[Mike Phipps reviews The Failed Experiment – And how to build an economy that works, by Andrew Fisher, published by Comerford and Miller, price £9.95 ]
I enjoyed this book. It starts with one of the clearest explanations you will read of how the Northern Rock Building Society and the business model behind it inexorably led to disaster.
At the time of the financial crisis, banks held roughly £1.25 in reserve for every £100 they issued in credit, often in the form of mortgages. Many of these “assets”, created out of thin air, were bundled up and sold on as “collateral debt obligations” (CDOs).
But why did other banks buy them, when it was obvious that many of these mortgages were being defaulted on and that the debts involved could never be recovered? The answer is simple: it was often impossible to verify what was good or bad. The buyer of one type of CDO product would need to read 1,125,000,300 pages of documentation to understand what was being acquired.
Instead, banks relied on credit rating agencies to assess the value of the CDOs for sale – but the bank selling the product paid the agency that gave the rating, a conflict of interest if ever there was one. When the credit crunch hit, banks stopped lending to each other altogether, leaving themselves dangerously exposed. A lack of regulation by politicians – either ignorant or compliant – created a situation reminiscent of the 1929 crash.
In the case of Northern Rock, the Government spent £100 million trying to sell it and then nationalised it anyway. Other banks in trouble were bailed out by public money, even though it was only the deposits of the very wealthy that were threatened.
As more banks were hit, the Government nationalised their losses while allowing them to continue privatising their profits. “The bailout of the finance sector was the greatest transfer of wealth in human history,” notes Fisher.
The decline in bank lending hit business, triggering a recession. For government, that meant less tax and a bigger benefits bill. As the budget deficit widened, governments cut back, sparking a spiral of decline.
Much of the book looks at how we got here – the origins of what Fisher calls the “great experiment” under Thatcher. In the early 1980s, the poorest half of the UK held 11% of the nation’s wealth. Twenty years later that share had fallen to just 1%.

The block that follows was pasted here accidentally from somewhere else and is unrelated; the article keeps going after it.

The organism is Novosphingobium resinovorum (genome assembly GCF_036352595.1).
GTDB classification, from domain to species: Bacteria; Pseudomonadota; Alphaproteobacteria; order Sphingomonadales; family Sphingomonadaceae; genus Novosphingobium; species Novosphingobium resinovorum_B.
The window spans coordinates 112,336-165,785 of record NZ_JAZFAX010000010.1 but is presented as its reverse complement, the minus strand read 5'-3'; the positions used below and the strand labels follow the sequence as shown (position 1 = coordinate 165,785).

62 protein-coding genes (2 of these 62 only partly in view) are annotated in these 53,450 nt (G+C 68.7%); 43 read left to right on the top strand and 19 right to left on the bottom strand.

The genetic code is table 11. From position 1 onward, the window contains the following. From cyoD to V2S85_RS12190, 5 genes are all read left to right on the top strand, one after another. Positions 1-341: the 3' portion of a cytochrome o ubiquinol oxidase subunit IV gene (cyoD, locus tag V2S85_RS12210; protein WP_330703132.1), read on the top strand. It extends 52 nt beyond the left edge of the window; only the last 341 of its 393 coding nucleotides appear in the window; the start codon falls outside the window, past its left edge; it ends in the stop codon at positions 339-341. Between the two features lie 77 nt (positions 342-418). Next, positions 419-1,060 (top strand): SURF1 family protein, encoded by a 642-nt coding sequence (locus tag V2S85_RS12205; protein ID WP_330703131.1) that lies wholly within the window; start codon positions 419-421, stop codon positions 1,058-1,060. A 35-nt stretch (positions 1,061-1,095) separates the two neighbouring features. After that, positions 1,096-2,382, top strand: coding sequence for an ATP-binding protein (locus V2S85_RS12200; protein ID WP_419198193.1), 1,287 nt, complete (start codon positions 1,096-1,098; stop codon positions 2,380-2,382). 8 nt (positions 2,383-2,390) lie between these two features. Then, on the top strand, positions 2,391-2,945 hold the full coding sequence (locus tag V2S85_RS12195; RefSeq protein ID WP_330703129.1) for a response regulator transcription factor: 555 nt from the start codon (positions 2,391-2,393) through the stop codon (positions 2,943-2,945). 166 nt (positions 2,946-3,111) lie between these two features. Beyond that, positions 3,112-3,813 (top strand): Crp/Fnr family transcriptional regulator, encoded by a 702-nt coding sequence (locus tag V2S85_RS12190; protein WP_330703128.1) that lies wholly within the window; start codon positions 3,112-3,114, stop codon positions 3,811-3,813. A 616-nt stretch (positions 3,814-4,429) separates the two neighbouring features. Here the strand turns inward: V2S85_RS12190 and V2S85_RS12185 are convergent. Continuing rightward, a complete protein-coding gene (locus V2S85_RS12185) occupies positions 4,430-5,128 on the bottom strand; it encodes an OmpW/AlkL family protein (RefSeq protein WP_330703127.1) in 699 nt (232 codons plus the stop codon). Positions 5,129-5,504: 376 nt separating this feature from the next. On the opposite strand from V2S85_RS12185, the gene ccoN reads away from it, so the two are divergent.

The central policy of those years was privatisation, marketed to voters as “popular capitalism”. But after 18 years of Tory rule, UK individuals owned half as many shares as they had twenty years earlier. Foreign ownership of UK company shares had more than trebled – a trend that continued under New Labour.
Thanks to New Labour private finance initiatives (PFIs), by 2011 around £300 billion of debt was owed by public bodies in return for just £50 bn of new assets. The bankruptcy of health trusts that ensued led to the closure of frontline services.
The “right to buy” council housing has had similar effects. One third of properties sold are now in the hands of private landlords, with housing shortages driving up costs.
The tax burden has shifted onto the poor too, with VAT raised and business taxes slashed by £50 bn in the New Labour years alone. The last 30 years of financial deregulation, privatisation, industrial closures and the squandering of North Sea oil has hugely damaged the economy, now suffocating under a welter of personal and corporate debt. This brings us right back to the publicly subsidised banking sector, which dominates and distorts the real economy – or what’s left of it.
Fisher’s solutions are straightforward and hinge on economic democracy: public ownership of services, investment in infrastructure and social housing, a land value tax and nationalisation of the banks to make them a force for economic development, tackling unemployment and rebuilding infrastructure.
He proposes a clampdown on tax havens and a Tobin tax on speculative financial transactions – which the Con Dems are currently fighting in the European Court of Justice. The right to co-operatise at work, a citizen’s income – most of these policies have been around a while. Many are popular. Now if only there were a party that was standing on them that I could vote for…
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